Prosus yesterday said that it would commence with the acquisition of its own shares and that of its parent company Naspers today up to the value of $5 billion (R77.03 bn) as announced last month. Photo: File
Prosus yesterday said that it would commence with the acquisition of its own shares and that of its parent company Naspers today up to the value of $5 billion (R77.03 bn) as announced last month. Photo: File

Prosus to acquire own and Naspers shares up to the value of $5bn

By Sandile Mchunu Time of article published Nov 24, 2020

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DURBAN - PROSUS yesterday said that it would commence with the acquisition of its own shares and that of its parent company Naspers today up to the value of $5 billion (R77.03 bn) as announced last month.

Prosus said it would implement the share buyback by the acquisition of up to $1.4bn of its own shares and $3.6bn of Naspers’.

The move came on the back of a 32 percent rise in revenue for the six months to end September for the two companies.

Prosus said this revenue shot to $12.7bn, with strong growth reported across food delivery, up by 141 percent, while retail revenue increased by 70 percent and education revenue inched up by 54 percent.

Its trading profit surged 43 percent to $2.7bn and core headline earnings increased 29 percent to $2.2bn, driven by improved profitability from its ecommerce units and the growing contribution from Tencent.

Prosus free cash flow jumped from $14 million to $370m, driven by lower food losses, strong working-capital management and a $81m increase in Tencent dividend.

Naspers revenue increased to $13bn, supported by 141 percent on food delivery, 69 percent increase in e-tail and 54 percent in ed-tech.

Its trading profit increased 42 percent to $2.6bn and core headline earnings were marginally up to $1.6bn, driven by improved profitability from its ecommerce units and the growing contribution from Tencent.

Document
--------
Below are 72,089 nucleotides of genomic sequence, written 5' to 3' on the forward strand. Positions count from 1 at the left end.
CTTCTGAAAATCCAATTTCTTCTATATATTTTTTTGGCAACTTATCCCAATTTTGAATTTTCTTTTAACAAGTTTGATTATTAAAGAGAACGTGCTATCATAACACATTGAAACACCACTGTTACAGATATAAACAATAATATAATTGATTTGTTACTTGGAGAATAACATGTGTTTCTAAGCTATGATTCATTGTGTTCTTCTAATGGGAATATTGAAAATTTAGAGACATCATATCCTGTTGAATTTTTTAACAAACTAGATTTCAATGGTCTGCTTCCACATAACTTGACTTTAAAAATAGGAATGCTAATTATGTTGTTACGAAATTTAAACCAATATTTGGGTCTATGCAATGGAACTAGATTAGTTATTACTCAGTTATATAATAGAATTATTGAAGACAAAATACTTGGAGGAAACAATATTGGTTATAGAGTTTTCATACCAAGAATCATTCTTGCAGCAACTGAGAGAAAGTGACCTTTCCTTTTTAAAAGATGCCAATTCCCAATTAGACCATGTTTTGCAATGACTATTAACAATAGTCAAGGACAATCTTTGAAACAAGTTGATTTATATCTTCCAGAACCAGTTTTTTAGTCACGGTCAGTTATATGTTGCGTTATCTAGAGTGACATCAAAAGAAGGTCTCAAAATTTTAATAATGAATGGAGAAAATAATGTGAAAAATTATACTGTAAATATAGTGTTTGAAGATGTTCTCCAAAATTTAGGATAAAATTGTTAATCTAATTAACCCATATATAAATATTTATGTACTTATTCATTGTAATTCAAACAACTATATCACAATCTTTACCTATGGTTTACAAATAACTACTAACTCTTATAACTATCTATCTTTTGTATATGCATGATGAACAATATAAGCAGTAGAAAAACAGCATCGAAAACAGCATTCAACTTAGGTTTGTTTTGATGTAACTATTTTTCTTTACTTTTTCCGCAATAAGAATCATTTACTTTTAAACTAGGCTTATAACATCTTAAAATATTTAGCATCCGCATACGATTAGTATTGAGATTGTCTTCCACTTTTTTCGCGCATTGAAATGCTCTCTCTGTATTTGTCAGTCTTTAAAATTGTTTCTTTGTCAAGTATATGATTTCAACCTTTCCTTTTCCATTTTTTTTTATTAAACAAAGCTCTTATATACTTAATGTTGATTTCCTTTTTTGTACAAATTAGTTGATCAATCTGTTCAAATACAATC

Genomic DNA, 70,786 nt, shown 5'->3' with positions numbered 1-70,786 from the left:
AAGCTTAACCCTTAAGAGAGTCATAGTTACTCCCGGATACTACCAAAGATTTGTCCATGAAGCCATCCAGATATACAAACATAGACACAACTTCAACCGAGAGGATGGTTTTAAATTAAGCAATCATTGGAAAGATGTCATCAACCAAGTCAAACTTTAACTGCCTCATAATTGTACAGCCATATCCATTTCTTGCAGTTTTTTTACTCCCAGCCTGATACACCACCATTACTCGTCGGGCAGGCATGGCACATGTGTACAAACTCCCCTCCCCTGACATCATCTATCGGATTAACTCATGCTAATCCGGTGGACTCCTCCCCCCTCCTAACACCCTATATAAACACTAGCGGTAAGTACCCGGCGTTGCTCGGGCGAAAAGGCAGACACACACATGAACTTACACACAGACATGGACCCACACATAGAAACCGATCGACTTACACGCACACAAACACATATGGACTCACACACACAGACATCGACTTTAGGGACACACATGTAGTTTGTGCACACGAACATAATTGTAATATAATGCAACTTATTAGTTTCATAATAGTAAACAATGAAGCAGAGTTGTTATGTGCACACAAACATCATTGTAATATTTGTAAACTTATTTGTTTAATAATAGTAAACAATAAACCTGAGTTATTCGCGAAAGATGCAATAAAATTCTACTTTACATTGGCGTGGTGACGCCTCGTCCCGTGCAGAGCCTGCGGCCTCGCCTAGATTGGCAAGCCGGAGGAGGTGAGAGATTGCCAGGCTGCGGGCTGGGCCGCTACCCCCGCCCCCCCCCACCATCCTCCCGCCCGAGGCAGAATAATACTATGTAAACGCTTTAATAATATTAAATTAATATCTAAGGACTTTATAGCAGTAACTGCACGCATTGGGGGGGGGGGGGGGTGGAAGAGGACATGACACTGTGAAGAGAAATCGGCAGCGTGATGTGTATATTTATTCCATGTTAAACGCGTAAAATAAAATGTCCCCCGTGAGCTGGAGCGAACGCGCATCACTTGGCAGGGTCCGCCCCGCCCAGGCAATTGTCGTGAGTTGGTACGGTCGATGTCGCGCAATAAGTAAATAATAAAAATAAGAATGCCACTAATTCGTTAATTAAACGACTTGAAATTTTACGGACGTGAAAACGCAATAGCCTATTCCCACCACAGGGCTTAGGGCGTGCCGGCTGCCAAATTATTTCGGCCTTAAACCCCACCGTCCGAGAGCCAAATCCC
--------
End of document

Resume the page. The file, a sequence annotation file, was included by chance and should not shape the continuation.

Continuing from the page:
The group said the year-on-year 5 percent decrease reflects that it owns 72.66 percent of Prosus compared to 100 percent a year earlier.

Naspers free cash flow surged to $292m compared to $19m last year, also driven by the same factors as Prosus.

Chief executive Bob van Dijk said the performance reflected resilience and adaptability to navigate through challenging times.

“We entered the pandemic with financial strength and good momentum, and in the second half of the period, our businesses recovered well from the initial impact of Covid-19 and we are now fundamentally stronger than they were going into the pandemic,” Van Dijk said.

Prosus ended the period with a strong and liquid balance sheet, with a net cash position of $4.3bn.

The owner of global Internet assets specialising in food delivery, payments and online education lost out on two high profile takeover battles in the last year and it said it continues to look for growth opportunities.

“We continue to explore growth opportunities to advance our strategy, expand our ecosystem and position the business for sustainable growth,” Prosus said.

Prosus rose 2.60 percent on the JSE yesterday to R1 683, while Naspers closed 2.40 percent higher at R3 196.20.

BUSINESS REPORT

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